<a name="4"> National Health Service (NHS) faces £200m millennium bill <a name="5"> Computer Weekly (UK)

9th January, 1997

NHS faces £200m millennium bill

NHS trusts face an extra IT bill of about £200m to upgrade systems to cope with the millennium date change. The figure, equivalent to the entire NHS yearly IT budget, is what the NHS Executive predicts may have to be spent on upgrading systems over the next three years. It is enough to pay for four new hospitals or more than 30,000 hip replacement operations.

A group of 69 trusts has already reached an agreement with Siemens Nixdorf Information Systems, under which the trusts will pay almost £1m to upgrade the supplier's patient administration system, IRC PAS. Siemens Nixdorf marketing communications manager, Roger Johnson, insisted, "We will not make a profit from the work. Our customers have told us of other suppliers charging £60,000 to £100,000 for similar work."

The UK's 429 health service trusts have until the year 2000 to budget for the extra costs, but most have little idea how many systems will need upgrading, let alone the cost. Most are in the process of recruiting year 2000 project managers to assess the problem and brief management.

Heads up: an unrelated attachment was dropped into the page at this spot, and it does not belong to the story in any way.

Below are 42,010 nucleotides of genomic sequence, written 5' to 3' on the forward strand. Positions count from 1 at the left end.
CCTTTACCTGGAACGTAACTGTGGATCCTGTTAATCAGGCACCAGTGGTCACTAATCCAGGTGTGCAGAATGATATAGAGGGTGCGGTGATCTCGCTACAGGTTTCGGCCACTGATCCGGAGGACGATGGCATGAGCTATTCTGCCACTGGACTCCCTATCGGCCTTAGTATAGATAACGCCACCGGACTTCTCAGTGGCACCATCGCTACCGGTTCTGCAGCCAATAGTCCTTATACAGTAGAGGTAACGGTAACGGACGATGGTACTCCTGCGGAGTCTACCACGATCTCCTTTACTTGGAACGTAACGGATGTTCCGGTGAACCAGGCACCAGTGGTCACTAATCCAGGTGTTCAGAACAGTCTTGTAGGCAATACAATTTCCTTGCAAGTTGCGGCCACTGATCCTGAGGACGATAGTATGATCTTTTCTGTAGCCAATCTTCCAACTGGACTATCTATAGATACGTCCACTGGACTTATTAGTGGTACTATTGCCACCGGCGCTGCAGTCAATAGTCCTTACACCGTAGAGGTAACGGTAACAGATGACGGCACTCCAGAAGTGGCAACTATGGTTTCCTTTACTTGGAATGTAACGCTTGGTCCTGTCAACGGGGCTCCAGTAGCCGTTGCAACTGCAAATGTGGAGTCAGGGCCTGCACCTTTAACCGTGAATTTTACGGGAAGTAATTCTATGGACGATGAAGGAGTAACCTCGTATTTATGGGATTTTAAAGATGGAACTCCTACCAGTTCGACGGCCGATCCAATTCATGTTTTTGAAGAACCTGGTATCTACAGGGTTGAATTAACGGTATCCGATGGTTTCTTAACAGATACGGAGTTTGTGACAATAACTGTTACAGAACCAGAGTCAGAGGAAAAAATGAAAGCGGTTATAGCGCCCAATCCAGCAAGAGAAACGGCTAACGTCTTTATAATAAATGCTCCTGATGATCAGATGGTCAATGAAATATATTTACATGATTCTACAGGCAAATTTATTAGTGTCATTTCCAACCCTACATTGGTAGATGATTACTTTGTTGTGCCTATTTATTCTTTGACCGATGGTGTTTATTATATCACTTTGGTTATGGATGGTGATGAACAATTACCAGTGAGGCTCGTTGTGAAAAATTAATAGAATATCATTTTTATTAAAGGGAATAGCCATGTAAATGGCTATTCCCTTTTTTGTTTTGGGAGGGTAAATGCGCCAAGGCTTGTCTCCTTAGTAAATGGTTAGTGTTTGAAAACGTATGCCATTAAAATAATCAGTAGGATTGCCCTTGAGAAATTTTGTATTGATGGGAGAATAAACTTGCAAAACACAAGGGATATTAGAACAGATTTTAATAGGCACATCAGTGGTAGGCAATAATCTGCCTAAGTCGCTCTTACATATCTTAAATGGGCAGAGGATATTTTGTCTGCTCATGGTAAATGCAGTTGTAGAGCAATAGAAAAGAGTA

King's Healthcare trust in London has conducted a millennium survey among its IT suppliers. "It could be that up to 70% of our systems are not compliant," said systems delivery manager Colin Sweeney. "There is already great pressure to cut costs and this will not help," he added.

Some systems, like those holding details of patients due for breast screenings, could seriously hit patient care if they failed. Sweeney agreed that suppliers had trusts over a barrel. "We are dependent on the computer firms. If we do not pay for an upgrade, we will have to buy a new system."

Ken Jarrold, director of human and corporate resources at the NHS Executive, sent a letter to all trusts last November warning them about the year 2000 problem and offering advice on how to tackle the issue. But the letter did not mention the possibility of challenging suppliers' right to charge for millennium upgrades.

Rosemary Mulley of solicitors Nabarro Nathanson says that if a program is more than 10 years old (like IRC PAS), it would be difficult to hold the computer firm liable. "These disputes are unlikely to go to court," said Mulley. "Suppliers and customers want to maintain a good relationship, and no one wants to bear the costs of fighting what could well be a test case."

Copyright © Reed Business Publishing 1996

[Year 2000 Date Problem - Index Page]